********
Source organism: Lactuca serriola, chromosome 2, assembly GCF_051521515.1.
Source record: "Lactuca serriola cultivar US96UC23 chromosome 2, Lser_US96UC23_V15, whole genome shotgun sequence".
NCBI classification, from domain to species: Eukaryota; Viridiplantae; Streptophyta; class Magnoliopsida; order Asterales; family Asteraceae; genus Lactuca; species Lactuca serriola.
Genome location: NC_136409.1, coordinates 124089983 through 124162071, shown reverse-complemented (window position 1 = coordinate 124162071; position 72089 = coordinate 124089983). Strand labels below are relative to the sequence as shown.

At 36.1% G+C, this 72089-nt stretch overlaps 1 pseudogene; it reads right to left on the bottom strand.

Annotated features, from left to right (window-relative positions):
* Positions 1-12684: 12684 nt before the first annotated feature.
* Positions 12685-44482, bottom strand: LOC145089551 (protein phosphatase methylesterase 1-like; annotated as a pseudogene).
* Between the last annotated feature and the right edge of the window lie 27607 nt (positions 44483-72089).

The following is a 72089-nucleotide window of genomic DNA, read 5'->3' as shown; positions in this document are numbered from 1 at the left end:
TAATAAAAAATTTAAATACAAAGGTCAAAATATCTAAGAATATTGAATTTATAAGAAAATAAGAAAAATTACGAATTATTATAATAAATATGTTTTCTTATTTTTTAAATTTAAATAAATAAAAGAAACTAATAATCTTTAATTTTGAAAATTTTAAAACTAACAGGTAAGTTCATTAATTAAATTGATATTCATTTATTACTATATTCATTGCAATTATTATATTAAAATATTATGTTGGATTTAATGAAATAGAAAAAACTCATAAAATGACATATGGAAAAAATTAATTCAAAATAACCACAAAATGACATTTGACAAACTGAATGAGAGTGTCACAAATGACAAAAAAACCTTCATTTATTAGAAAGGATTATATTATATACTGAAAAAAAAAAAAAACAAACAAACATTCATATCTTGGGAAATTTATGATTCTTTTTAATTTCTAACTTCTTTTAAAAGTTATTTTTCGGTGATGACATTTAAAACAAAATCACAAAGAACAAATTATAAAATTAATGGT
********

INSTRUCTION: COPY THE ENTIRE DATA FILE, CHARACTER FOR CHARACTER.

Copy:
Source organism: Lactuca serriola, chromosome 2, assembly GCF_051521515.1.
Source record: "Lactuca serriola cultivar US96UC23 chromosome 2, Lser_US96UC23_V15, whole genome shotgun sequence".
NCBI classification, from domain to species: Eukaryota; Viridiplantae; Streptophyta; class Magnoliopsida; order Asterales; family Asteraceae; genus Lactuca; species Lactuca serriola.
Genome location: NC_136409.1, coordinates 124089983 through 124162071, shown reverse-complemented (window position 1 = coordinate 124162071; position 72089 = coordinate 124089983). Strand labels below are relative to the sequence as shown.

At 36.1% G+C, this 72089-nt stretch overlaps 1 pseudogene; it reads right to left on the bottom strand.

Annotated features, from left to right (window-relative positions):
* Positions 1-12684: 12684 nt before the first annotated feature.
* Positions 12685-44482, bottom strand: LOC145089551 (protein phosphatase methylesterase 1-like; annotated as a pseudogene).
* Between the last annotated feature and the right edge of the window lie 27607 nt (positions 44483-72089).

The following is a 72089-nucleotide window of genomic DNA, read 5'->3' as shown; positions in this document are numbered from 1 at the left end:
TAATAAAAAATTTAAATACAAAGGTCAAAATATCTAAGAATATTGAATTTATAAGAAAATAAGAAAAATTACGAATTATTATAATAAATATGTTTTCTTATTTTTTAAATTTAAATAAATAAAAGAAACTAATAATCTTTAATTTTGAAAATTTTAAAACTAACAGGTAAGTTCATTAATTAAATTGATATTCATTTATTACTATATTCATTGCAATTATTATATTAAAATATTATGTTGGATTTAATGAAATAGAAAAAACTCATAAAATGACATATGGAAAAAATTAATTCAAAATAACCACAAAATGACATTTGACAAACTGAATGAGAGTGTCACAAATGACAAAAAAACCTTCATTTATTAGAAAGGATTATATTATATACTGAAAAAAAAAAAAAACAAACAAACATTCATATCTTGGGAAATTTATGATTCTTTTTAATTTCTAACTTCTTTTAAAAGTTATTTTTCGGTGATGACATTTAAAACAAAATCACAAAGAACAAATTATAAAATTAATGGT